A University of Nebraska Medical Center student is part of a team of U.S. scientists advocating for increased diversity in vaccine trials after publishing a new study that highlights disparities.
The study, published online Feb. 19 in the Journal of the American Medical Association Network Open, found that among U.S.-based vaccine clinical trials, people who are Black/African American, American Indian/Alaska Native, Hispanic/Latino and age 65 and older were the most underrepresented groups. Conversely, adult women were overrepresented.
Laura Flores, a UNMC student in the dual MD/PhD program, is first author on the study that analyzed data from 230 U.S.-based vaccine trials (of all phases) with nearly 220,000 participants from July 2011 through June 2020. Data came from vaccine trials registered on ClinicalTrials.gov.
The top findings, after analyzing the studies that reported demographic information, include:
- White people accounted for 78% of all participants
- Women accounted for 56%
- Black/African Americans accounted for 11%
- American Indians/Alaska Natives accounted for 0.4%
- Hispanics/Latinos accounted for 12%
- People 65 and older accounted for 12%
Asian and Native Hawaiian/Pacific Islander participants were equally represented compared to the U.S. population.
The research team also discovered that problems with capturing and underreporting participant demographics remain, despite efforts from the National Institutes of Health and Food and Drug Administration to implement policies and guidelines.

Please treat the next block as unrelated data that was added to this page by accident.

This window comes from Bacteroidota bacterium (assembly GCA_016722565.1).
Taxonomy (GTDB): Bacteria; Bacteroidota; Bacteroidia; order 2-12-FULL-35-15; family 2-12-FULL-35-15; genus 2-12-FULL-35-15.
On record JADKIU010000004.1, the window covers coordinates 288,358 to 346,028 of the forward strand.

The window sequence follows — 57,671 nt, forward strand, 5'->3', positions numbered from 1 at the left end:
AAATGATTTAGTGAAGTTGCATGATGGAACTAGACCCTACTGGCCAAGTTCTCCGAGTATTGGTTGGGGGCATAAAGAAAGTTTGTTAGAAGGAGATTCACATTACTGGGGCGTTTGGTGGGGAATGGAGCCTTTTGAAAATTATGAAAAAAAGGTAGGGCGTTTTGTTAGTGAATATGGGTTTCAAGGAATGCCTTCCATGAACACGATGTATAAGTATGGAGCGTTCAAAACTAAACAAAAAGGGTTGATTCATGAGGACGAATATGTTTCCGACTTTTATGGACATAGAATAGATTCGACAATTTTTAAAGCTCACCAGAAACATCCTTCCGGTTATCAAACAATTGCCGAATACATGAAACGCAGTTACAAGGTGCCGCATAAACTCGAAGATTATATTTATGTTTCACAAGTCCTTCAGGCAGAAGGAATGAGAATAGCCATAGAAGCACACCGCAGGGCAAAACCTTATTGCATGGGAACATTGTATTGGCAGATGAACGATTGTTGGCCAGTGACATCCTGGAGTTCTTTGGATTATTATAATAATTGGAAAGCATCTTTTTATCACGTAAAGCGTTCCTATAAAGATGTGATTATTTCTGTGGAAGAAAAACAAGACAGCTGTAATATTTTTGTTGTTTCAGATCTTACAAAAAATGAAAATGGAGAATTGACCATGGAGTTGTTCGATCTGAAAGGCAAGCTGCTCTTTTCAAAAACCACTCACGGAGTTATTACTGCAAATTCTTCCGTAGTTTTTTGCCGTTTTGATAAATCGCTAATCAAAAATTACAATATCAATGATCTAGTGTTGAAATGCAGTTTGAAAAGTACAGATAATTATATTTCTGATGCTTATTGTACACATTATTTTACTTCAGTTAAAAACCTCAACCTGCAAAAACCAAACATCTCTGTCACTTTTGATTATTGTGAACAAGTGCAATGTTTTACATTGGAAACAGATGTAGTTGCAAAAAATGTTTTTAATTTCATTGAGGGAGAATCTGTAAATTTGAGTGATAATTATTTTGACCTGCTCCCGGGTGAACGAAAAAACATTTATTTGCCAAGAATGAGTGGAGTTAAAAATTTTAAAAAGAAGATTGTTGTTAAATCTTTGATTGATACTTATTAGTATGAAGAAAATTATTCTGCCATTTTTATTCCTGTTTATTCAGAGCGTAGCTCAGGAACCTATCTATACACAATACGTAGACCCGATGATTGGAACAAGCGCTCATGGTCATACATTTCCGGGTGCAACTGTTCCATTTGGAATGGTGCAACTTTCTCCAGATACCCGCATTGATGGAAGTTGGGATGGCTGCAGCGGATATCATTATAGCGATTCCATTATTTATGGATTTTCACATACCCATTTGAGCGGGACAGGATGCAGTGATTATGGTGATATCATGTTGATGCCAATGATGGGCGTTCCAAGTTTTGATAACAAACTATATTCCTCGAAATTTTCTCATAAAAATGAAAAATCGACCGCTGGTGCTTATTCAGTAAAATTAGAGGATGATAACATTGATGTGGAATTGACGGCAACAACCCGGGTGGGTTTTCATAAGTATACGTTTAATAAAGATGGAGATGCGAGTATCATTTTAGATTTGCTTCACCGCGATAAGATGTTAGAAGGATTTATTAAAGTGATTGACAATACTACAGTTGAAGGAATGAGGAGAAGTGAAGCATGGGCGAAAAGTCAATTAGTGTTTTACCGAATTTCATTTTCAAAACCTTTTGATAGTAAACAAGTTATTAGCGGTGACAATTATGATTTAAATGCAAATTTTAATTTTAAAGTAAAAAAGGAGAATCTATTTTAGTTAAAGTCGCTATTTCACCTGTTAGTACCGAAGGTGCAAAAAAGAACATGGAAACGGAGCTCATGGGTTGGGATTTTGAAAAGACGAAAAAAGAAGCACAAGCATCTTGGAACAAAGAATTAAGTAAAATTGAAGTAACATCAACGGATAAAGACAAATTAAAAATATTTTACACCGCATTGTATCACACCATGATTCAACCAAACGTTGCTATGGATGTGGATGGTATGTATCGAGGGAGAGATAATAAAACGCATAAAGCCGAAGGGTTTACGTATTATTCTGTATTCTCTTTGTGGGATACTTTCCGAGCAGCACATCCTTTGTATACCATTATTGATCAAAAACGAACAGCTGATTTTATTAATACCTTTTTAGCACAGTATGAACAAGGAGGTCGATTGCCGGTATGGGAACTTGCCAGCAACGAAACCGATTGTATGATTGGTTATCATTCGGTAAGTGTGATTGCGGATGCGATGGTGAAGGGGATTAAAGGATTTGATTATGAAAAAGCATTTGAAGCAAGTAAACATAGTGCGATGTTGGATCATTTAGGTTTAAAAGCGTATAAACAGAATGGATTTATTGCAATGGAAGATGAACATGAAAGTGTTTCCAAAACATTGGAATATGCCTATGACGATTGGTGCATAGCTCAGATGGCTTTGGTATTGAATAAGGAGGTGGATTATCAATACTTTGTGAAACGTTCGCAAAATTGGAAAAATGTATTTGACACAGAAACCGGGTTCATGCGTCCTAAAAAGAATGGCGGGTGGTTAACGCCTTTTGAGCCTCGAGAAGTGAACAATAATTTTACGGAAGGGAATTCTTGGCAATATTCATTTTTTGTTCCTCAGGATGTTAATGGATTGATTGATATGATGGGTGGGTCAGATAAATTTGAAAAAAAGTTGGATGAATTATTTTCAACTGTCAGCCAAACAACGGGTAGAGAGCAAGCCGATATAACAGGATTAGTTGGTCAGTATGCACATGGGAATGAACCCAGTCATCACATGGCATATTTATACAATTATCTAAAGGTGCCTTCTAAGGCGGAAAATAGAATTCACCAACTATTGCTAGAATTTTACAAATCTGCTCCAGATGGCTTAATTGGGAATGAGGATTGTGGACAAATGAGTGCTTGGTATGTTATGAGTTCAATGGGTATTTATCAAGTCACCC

“At a time when there is disproportionately high morbidity and mortality of some racial and ethnic groups as well as older adults due to COVID-19, it is important to know whether we have historically done enough to include them in vaccine clinical trials,” Flores said. “We are currently witnessing dramatic health disparities in disproportionate rates of COVID-19 in Hispanic and African Americans.”
She said solving the diversity and equity problems require a multi-faceted approach.
“We need to work on ensuring our health care workforce is representative of the population. One step is to diversify medical schools to reflect the population,” Flores said. “It’s really important to ensure everyone has equitable access to good care and ensure representation in clinical trials which also should improve health outcomes.”
Flores’ collaboration with the research team began with Julie Silver, MD, a senior author of the JAMA study and associate professor at Harvard Medical School. Dr. Silver introduced Flores to UNMC alum Steve Pergam, MD, a corresponding author at Fred Hutchinson Cancer Research Center. Flores and Dr. Silver have published a number of papers on health care workforce disparities facing Hispanic and Black/African American patients.
Flores, who will graduate from UNMC’s PhD program in 2022 and the MD program in 2024,
said working and learning from other scientists is a “big honor and responsibility.” It also, she said, gives her experience identifying problems facing patients and how to solve them.